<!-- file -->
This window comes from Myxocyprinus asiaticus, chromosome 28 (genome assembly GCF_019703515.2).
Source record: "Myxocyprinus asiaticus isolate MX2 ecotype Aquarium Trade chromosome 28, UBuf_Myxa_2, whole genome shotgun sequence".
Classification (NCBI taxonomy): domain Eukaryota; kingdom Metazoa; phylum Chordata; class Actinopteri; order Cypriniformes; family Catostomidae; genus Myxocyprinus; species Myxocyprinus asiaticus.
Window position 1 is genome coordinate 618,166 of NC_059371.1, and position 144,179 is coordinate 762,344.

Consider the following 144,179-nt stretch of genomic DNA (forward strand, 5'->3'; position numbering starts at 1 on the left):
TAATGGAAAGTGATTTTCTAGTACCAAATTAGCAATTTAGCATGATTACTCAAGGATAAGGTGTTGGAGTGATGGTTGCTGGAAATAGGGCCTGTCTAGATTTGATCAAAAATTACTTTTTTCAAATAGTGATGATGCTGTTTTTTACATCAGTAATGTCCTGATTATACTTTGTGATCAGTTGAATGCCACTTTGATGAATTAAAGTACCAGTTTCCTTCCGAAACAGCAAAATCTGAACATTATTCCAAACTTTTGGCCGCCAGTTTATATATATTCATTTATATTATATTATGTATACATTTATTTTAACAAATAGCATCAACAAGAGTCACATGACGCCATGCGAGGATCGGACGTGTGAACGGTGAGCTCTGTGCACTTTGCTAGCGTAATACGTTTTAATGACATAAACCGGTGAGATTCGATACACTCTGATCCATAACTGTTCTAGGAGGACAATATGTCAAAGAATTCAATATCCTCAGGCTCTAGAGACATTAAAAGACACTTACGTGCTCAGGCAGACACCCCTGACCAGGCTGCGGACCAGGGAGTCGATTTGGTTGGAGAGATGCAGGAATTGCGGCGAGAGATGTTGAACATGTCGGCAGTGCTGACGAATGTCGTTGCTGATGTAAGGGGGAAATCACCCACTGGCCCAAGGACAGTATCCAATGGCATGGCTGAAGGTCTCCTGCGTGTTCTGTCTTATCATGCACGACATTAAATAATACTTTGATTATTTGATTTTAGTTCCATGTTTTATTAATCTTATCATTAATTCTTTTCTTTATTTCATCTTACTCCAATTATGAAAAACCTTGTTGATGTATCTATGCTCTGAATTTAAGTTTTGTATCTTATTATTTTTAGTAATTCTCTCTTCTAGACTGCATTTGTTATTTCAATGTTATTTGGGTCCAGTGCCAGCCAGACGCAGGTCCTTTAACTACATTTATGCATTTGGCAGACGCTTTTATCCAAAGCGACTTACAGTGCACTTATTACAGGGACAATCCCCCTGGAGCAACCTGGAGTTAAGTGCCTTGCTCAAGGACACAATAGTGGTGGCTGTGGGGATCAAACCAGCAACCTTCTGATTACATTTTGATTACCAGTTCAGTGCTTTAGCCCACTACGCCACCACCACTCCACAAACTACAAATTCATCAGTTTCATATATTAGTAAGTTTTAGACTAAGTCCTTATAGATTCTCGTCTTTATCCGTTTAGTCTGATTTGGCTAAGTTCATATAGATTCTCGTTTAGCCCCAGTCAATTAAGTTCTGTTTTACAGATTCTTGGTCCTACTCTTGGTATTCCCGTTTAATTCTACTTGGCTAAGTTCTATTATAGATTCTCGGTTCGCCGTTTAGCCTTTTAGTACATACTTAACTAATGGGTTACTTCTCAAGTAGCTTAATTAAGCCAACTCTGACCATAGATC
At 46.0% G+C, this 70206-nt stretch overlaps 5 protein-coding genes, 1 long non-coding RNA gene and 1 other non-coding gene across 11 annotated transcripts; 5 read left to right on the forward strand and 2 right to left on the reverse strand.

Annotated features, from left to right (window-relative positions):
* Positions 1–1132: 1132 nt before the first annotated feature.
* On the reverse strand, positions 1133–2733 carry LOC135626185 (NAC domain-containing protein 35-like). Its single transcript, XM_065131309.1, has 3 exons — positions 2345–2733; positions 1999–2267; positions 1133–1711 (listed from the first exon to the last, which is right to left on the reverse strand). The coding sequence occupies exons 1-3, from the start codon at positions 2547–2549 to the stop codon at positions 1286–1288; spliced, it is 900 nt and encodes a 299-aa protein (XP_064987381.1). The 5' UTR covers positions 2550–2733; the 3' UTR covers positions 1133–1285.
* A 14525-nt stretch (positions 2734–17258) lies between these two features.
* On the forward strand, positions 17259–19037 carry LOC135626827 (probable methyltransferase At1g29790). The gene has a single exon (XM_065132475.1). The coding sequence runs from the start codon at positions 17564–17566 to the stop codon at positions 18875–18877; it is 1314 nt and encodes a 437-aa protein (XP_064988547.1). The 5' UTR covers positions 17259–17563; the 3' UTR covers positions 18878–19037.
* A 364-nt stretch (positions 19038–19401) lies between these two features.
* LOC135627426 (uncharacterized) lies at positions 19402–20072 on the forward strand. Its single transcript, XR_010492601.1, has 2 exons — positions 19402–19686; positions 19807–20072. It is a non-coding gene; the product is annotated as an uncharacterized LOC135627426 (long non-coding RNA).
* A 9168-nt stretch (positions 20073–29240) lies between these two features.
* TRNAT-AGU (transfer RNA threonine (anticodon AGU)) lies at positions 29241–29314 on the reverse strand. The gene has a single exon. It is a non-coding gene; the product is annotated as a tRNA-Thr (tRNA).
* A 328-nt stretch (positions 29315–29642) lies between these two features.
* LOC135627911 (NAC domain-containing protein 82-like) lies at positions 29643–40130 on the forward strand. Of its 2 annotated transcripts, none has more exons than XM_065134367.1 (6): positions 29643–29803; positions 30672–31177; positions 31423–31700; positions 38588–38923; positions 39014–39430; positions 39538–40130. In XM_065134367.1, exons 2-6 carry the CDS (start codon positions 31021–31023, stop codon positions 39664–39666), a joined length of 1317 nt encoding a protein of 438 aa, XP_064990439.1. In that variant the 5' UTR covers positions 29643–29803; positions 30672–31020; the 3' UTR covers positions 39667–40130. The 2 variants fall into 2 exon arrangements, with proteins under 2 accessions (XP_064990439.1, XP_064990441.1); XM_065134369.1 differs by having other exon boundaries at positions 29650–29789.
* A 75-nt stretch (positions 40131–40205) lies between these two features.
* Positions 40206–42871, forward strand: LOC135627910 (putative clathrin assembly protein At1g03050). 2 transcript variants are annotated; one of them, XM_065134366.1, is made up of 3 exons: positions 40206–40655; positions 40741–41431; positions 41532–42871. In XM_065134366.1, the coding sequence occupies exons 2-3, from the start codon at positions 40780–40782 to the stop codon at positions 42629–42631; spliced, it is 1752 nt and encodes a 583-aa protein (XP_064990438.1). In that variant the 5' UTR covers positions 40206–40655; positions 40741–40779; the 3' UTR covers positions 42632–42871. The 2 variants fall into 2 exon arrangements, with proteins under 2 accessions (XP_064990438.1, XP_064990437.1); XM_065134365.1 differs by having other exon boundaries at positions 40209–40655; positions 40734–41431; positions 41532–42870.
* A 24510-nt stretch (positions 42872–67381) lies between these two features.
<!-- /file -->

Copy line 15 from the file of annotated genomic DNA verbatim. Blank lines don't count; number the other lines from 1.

* A 9168-nt stretch (positions 20073–29240) lies between these two features.